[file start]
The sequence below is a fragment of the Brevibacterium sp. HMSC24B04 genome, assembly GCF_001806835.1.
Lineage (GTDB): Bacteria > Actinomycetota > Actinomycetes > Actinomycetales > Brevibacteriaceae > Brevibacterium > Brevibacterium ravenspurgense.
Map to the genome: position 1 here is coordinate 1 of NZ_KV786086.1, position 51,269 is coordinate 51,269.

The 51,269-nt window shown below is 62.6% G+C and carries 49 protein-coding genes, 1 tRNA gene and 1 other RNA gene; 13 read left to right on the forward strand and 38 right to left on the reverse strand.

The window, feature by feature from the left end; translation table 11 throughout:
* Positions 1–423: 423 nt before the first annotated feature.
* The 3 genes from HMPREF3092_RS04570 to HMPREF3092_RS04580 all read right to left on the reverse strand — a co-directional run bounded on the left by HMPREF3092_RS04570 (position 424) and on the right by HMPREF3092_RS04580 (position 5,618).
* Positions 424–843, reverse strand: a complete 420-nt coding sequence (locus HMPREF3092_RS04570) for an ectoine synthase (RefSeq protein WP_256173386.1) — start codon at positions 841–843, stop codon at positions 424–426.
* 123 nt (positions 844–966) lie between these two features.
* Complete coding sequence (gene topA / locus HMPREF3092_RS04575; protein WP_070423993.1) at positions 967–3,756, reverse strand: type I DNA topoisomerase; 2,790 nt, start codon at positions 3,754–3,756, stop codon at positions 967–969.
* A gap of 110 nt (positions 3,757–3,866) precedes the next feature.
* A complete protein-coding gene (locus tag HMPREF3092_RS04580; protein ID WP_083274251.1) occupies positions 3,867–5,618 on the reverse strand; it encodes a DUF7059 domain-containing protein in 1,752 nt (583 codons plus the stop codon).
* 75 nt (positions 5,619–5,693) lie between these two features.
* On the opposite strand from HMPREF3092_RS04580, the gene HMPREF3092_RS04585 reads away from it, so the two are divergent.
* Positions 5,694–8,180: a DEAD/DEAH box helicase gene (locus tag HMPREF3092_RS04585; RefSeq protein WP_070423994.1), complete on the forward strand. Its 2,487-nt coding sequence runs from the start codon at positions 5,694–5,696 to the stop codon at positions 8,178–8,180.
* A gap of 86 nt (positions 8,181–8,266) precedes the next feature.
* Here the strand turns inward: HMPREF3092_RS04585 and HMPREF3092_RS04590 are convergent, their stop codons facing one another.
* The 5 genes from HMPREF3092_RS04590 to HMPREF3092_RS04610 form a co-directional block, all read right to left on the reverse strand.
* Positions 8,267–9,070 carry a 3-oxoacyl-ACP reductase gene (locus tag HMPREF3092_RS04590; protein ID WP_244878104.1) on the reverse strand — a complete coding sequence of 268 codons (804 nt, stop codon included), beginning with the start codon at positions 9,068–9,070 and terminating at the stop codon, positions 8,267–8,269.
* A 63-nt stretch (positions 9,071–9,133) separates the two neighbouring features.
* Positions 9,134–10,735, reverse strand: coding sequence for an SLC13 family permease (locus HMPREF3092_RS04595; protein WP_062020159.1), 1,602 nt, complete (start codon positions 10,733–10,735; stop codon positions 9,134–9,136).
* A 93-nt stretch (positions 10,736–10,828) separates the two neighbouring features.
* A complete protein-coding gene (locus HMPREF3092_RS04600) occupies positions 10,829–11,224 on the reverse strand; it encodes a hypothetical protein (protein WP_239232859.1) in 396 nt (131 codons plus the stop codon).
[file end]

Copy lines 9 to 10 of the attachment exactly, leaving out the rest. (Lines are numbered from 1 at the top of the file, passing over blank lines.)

* 123 nt (positions 844–966) lie between these two features.
* Complete coding sequence (gene topA / locus HMPREF3092_RS04575; protein WP_070423993.1) at positions 967–3,756, reverse strand: type I DNA topoisomerase; 2,790 nt, start codon at positions 3,754–3,756, stop codon at positions 967–969.